USA

The Christian Science Monitor, March 23, 2000 | Go to article overview

USA


Public universities and colleges can use money from mandatory undergraduate fees to finance campus groups that engage in political speech some students find objectionable, the Supreme Court ruled unanimously. Overturning lower-court findings, it upheld the University of Wisconsin's fee system, which the justices said does not violate free-speech rights. The justices also unanimously overturned rulings that found Wal-Mart to have improperly copied designs used by a manufacturer of children's clothing. The decision, which reasons that "design ... is not inherently distinctive," makes it harder for companies to have their product designs qualify for trademark-law protection, analysts said.

The Senate unanimously passed legislation to stop taking Social Security benefits away from people who continue to work through their late 60s. The bill will go back to the House, which also passed it overwhelmingly and is expected to again, because the Senate added a measure to assure that 64-year-olds are not penalized. President Clinton has said he will sign the bill.

The Federal Reserve boosted interest rates for the fifth time since last June in an attempt to keep inflation in check and slow a record-breaking economy. The federal-funds rate, the interest that banks charge on overnight loans, was raised a quarter-point to 6 percent. Economists predicted Fed Chairman Alan Greenspan will announce further rate hikes at least twice this year.

Two gunmakers, Glock Inc. and Browning, said they won't sign voluntary agreements similar to the deal on production restrictions reached last week between Smith & Wesson Corp. and the Clinton administration. The deal-breaker for Glock was the creation of an "oversight commission," made up of local, state, and federal officials. …

The rest of this article is only available to active members of Questia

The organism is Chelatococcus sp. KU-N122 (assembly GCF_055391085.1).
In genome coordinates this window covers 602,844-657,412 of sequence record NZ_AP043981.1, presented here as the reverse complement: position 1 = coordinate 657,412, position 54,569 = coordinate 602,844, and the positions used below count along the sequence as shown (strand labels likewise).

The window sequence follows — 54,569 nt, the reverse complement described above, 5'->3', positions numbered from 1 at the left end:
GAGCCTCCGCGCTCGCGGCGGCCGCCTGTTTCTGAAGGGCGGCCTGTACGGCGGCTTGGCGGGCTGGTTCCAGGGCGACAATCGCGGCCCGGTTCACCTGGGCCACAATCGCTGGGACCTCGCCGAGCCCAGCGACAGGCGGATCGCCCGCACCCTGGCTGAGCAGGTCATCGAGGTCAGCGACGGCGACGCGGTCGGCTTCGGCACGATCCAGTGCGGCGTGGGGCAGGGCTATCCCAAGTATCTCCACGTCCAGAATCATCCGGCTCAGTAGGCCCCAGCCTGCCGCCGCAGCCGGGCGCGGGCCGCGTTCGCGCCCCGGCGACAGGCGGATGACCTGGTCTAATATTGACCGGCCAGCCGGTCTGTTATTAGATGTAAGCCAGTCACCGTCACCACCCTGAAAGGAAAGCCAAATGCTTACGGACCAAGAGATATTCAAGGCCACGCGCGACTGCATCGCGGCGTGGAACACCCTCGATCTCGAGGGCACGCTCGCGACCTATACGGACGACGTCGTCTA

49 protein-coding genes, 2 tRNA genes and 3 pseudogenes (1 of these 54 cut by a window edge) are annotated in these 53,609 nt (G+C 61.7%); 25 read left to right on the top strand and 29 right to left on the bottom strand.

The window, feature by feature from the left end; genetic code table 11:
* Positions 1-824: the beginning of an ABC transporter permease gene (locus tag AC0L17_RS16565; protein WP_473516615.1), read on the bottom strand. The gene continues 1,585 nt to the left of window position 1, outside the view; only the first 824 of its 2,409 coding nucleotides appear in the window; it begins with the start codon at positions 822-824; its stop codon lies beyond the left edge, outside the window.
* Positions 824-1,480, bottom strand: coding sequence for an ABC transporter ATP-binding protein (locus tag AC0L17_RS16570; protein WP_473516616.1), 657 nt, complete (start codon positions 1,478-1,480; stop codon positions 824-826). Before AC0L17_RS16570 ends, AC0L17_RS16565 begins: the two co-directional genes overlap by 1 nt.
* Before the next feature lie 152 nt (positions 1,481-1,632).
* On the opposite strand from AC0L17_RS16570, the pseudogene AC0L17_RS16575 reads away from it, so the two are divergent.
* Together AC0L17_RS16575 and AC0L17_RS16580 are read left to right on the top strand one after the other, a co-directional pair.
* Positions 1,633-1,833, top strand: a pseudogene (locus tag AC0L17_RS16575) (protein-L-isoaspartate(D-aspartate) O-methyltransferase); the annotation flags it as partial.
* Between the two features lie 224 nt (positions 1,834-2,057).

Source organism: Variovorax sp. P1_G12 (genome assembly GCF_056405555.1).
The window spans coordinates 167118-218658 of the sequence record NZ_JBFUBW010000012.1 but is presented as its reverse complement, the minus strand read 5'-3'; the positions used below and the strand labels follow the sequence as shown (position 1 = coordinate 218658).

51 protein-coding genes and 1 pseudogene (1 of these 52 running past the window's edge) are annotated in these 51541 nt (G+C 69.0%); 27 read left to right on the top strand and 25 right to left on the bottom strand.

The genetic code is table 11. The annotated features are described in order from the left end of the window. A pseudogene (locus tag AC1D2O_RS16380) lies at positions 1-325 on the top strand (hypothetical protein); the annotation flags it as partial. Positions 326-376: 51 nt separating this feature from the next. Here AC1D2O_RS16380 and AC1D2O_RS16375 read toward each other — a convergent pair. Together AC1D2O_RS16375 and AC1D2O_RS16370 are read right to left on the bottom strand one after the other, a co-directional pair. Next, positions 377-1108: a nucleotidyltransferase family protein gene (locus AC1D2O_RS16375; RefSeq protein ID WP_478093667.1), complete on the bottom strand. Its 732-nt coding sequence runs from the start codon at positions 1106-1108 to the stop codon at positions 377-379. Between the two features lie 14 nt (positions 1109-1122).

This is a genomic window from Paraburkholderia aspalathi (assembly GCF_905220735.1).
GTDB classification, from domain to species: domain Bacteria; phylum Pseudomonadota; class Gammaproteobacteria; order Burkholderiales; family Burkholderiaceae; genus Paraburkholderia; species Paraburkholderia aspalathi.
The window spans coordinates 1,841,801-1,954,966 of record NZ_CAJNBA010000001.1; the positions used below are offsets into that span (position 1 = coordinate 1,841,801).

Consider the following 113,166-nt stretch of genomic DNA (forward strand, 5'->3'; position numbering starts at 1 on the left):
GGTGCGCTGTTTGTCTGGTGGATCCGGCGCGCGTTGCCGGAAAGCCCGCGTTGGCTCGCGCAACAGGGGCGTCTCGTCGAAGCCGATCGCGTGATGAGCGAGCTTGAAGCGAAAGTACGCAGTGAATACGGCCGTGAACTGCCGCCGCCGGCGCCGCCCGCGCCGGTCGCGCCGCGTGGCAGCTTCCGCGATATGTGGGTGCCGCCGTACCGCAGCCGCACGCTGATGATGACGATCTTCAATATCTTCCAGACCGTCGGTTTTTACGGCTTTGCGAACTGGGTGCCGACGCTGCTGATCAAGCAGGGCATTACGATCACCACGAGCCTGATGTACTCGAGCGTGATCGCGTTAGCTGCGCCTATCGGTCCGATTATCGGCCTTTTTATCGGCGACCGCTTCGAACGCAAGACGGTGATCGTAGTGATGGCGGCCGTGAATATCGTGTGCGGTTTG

Already a member? Log in now.

Notes for this article

Add a new note
If you are trying to select text to create highlights or citations, remember that you must now click or tap on the first word, and then click or tap on the last word.
One moment ...
Default project is now your active project.
Project items

Items saved from this article

This article has been saved
Highlights (0)
Some of your highlights are legacy items.

Highlights saved before July 30, 2012 will not be displayed on their respective source pages.

You can easily re-create the highlights by opening the book page or article, selecting the text, and clicking “Highlight.”

Citations (0)
Some of your citations are legacy items.

Any citation created before July 30, 2012 will labeled as a “Cited page.” New citations will be saved as cited passages, pages or articles.

We also added the ability to view new citations from your projects or the book or article where you created them.

Notes (0)
Bookmarks (0)

You have no saved items from this article

Project items include:
  • Saved book/article
  • Highlights
  • Quotes/citations
  • Notes
  • Bookmarks
Notes
Cite this article

Cited article

Style
Citations are available only to our active members.
Buy instant access to cite pages or passages in MLA, APA and Chicago citation styles.

(Einhorn, 1992, p. 25)

(Einhorn 25)

1. Lois J. Einhorn, Abraham Lincoln, the Orator: Penetrating the Lincoln Legend (Westport, CT: Greenwood Press, 1992), 25, http://www.questia.com/read/27419298.

Cited article

USA
Settings

Settings

Typeface
Text size Smaller Larger Reset View mode
Search within

Search within this article

Look up

Look up a word

  • Dictionary
  • Thesaurus
Please submit a word or phrase above.
Print this page

Print this page

Why can't I print more than one page at a time?

Help
Full screen

matching results for page

    Questia reader help

    How to highlight and cite specific passages

    1. Click or tap the first word you want to select.
    2. Click or tap the last word you want to select, and you’ll see everything in between get selected.
    3. You’ll then get a menu of options like creating a highlight or a citation from that passage of text.

    OK, got it!

    Cited passage

    Style
    Citations are available only to our active members.
    Buy instant access to cite pages or passages in MLA, APA and Chicago citation styles.

    "Portraying himself as an honest, ordinary person helped Lincoln identify with his audiences." (Einhorn, 1992, p. 25).

    "Portraying himself as an honest, ordinary person helped Lincoln identify with his audiences." (Einhorn 25)

    "Portraying himself as an honest, ordinary person helped Lincoln identify with his audiences."1

    1. Lois J. Einhorn, Abraham Lincoln, the Orator: Penetrating the Lincoln Legend (Westport, CT: Greenwood Press, 1992), 25, http://www.questia.com/read/27419298.

    Cited passage

    Thanks for trying Questia!

    Please continue trying out our research tools, but please note, full functionality is available only to our active members.

    Your work will be lost once you leave this Web page.

    Buy instant access to save your work.

    Already a member? Log in now.

    Oops!

    An unknown error has occurred. Please click the button below to reload the page. If the problem persists, please try again in a little while.